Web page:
br Materials and methods br Results br Discussion In this
Materials and methods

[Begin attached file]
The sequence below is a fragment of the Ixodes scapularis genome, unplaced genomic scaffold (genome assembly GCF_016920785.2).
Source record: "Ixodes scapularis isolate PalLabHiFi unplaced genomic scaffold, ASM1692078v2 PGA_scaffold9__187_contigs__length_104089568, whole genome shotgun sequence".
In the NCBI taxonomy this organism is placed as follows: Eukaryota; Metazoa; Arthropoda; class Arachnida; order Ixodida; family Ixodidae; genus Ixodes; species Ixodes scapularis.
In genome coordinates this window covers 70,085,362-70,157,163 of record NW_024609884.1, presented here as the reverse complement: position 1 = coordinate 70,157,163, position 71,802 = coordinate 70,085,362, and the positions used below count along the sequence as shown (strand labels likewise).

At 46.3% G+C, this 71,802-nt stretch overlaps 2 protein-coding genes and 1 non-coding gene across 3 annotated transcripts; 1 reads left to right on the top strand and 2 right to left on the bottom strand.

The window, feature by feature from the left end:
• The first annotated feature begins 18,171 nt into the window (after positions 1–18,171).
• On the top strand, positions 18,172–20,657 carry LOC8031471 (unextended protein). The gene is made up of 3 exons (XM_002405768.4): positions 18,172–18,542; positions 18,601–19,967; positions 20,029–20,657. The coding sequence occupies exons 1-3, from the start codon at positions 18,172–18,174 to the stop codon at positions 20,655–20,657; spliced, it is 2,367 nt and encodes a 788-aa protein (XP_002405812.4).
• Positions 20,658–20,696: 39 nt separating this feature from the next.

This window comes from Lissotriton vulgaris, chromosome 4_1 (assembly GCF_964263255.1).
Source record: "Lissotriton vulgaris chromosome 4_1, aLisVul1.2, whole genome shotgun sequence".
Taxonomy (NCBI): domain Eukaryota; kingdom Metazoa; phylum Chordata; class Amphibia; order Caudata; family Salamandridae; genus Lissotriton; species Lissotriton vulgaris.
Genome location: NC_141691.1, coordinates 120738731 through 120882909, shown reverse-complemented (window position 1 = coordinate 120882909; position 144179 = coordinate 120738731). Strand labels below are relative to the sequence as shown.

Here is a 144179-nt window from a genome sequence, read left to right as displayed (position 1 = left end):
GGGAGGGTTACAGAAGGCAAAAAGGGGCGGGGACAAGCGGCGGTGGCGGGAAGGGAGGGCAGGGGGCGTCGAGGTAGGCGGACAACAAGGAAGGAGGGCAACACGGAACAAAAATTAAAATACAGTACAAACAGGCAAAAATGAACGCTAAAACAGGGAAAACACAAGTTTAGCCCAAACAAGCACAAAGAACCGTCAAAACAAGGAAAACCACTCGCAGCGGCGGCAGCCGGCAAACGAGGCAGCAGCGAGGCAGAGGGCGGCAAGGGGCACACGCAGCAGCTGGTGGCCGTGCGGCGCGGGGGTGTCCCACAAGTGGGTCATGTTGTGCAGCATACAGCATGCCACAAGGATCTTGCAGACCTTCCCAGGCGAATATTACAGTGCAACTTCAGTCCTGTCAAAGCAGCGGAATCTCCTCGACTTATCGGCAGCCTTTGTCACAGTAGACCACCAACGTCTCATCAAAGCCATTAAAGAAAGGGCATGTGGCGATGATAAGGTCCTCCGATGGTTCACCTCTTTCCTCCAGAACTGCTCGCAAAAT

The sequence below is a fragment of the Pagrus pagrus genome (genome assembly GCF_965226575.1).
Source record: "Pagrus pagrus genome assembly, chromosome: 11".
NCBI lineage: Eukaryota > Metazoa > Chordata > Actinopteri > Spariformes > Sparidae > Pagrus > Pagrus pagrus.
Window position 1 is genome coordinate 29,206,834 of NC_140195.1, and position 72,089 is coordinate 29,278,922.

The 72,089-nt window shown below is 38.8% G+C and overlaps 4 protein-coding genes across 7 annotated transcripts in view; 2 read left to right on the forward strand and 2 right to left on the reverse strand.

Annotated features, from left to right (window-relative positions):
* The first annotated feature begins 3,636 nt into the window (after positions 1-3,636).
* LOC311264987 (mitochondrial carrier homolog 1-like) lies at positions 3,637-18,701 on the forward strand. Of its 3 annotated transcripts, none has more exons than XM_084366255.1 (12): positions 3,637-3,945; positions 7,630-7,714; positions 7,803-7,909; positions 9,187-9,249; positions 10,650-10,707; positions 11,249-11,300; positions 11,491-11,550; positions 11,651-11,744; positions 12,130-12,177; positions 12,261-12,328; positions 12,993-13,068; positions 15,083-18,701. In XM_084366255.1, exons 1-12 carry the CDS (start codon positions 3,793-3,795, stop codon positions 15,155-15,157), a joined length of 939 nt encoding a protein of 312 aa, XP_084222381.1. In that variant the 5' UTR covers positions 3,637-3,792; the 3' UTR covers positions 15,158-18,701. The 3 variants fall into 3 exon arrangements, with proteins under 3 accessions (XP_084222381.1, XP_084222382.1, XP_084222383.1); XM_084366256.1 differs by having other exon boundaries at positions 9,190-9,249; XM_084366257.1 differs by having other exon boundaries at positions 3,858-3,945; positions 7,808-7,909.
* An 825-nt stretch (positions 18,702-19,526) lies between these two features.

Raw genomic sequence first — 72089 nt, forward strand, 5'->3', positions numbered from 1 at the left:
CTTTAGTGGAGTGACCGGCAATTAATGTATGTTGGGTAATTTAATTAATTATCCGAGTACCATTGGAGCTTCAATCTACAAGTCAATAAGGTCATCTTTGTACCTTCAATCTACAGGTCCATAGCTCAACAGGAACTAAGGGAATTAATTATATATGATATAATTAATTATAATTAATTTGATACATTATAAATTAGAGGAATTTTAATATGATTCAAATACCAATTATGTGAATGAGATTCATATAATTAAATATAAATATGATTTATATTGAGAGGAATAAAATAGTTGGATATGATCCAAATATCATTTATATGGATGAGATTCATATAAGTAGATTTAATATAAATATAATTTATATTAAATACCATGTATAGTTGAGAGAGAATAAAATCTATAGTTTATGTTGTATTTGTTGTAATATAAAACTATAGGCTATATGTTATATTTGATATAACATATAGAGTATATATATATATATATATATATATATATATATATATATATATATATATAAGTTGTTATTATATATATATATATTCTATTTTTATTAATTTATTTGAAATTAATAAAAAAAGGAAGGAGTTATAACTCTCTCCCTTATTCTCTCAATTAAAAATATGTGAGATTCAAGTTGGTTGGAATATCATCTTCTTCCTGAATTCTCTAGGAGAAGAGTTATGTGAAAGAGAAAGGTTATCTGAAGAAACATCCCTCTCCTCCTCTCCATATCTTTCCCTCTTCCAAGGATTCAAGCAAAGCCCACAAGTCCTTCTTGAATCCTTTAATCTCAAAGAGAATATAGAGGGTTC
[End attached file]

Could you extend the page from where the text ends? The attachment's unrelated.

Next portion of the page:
Discussion In this paper, we have demonstrated application of the glmS ribozyme reverse genetic tool for chemogenomic profiling in Plasmodium spp. This tool can provide robust attenuation of expression for different target genes, across different strains varying in antimalarial sensitivity, and across species. The attenuation of target expression mediated by the ribozyme is specific, since co-treatment with the ribozyme inducer, GlcN, sensitises DHFR-TS attenuated parasites to antifolate compounds only. The ability of the glmS ribozyme to attenuate target gene expression in P. berghei shows that this tool is broadly applicable across Plasmodium spp. Furthermore, P. berghei target gene expression can be attenuated robustly and efficiently (approximately five-fold reduction) within one leukotriene receptor antagonists of growth with minimal confounding effect of the GlcN inducer itself. Other reverse genetic tools for attenuation of gene expression in P. berghei include the tet-off system for controlling transcription (Pino et al., 2012) and the recently developed auxin degron system (Philip and Waters, 2015). To our knowledge, neither system has been applied for chemogenomic profiling. The glmS ribozyme tool shares the same limitation of the auxin degron system for P. berghei (Philip and Waters, 2015) in that rather high inducer concentrations (⩾0.5mM) are needed to attenuate expression, which are not practical to administer in vivo in infected animals. In addition, GlcN is rapidly metabolised and excreted in vivo (Anderson et al., 2005). Therefore, the control of target genes using the glmS ribozyme would be ineffective if GlcN is delivered in this fashion. In this respect, the tet-off system is currently the only tool available for attenuating parasite gene expression in infected animals (Pino et al., 2012). The proof of concept chemogenomic profiling experiments in P. falciparum (Fig. 3A) showed that the primary drug target can be revealed as a significant EC50 ratio. All antifolates were identified as DHFR-TS targeting drugs, despite the wide variation in antimalarial potency from the extremely potent WR99210 to PYR in the K1 background, representing a greater than 106 difference in EC50 value (Supplementary Table S2). The test of the K1_glmS parasite with PYR showed that even the mutated DHFR-TS in this strain, known to have lower affinity for PYR (Foote et al., 1990, Yuvaniyama et al., 2003), can still be identified as a PYR target in vivo, albeit with a lower EC50 ratio than the PYR-sensitive 3D7_glmS parasite. The reason for the lower EC50 ratio in the K1_glmS parasite is not understood. However, other PYR resistance mechanisms, such as increased gch1 copy number (Kidgell et al., 2006, Nair et al., 2008, Kumpornsin et al., 2014), may contribute towards the lower EC50 ratio. The ability of this chemogenomic profiling approach to identify the primary target is further highlighted by the insignificant EC50 ratio for DSM1. This drug is known to target dihydroorotate dehydrogenase (PfDHODH), an enzyme which acts upstream of DHFR-TS in the pyrimidine biosynthetic pathway (Phillips et al., 2008). The chemogenomic approach for identifying targets in vivo can be adapted for high-throughput screening, as shown by our study of the Malaria Box compound library. The screening data show that attenuation of DHFR-TS has no effect on parasite sensitivity to most of this diverse set of compounds, highlighting the specificity of the approach. A conservative threshold of the EC50 ratio (six SDs from the mean) was selected for identifying DHFR-TS targeting compounds, as the method used for estimating the EC50 ratio in the screening experiment is likely to have substantial error. High-throughput antimalarial screening procedures can be completed with much smaller volumes (Plouffe et al., 2008, Gamo et al., 2010, Guiguemde et al., 2010), such that more data points could be obtained for each compound, leading to more accurate estimate of the EC50 ratio and a lower threshold for identifying target-specific compound hits. The compounds MMV667486 and MMV667487, identified from screening as DHFR-TS targeting compounds, possess the antifolate pharmacophore common with CYC, i.e. dihydrotriazine (Yuthavong, 2002). Although the antifolate pharmacophore is important for interaction with DHFR-TS, it is not sufficient for target specificity in vivo (Plouffe et al., 2008). Chemogenomic profiling therefore provides extra information of target specificity that cannot be predicted from chemical structures alone. Furthermore, it is possible that novel anti-DHFR-TS pharmacophores could be found by chemogenomic profiling of larger and more diverse compound libraries.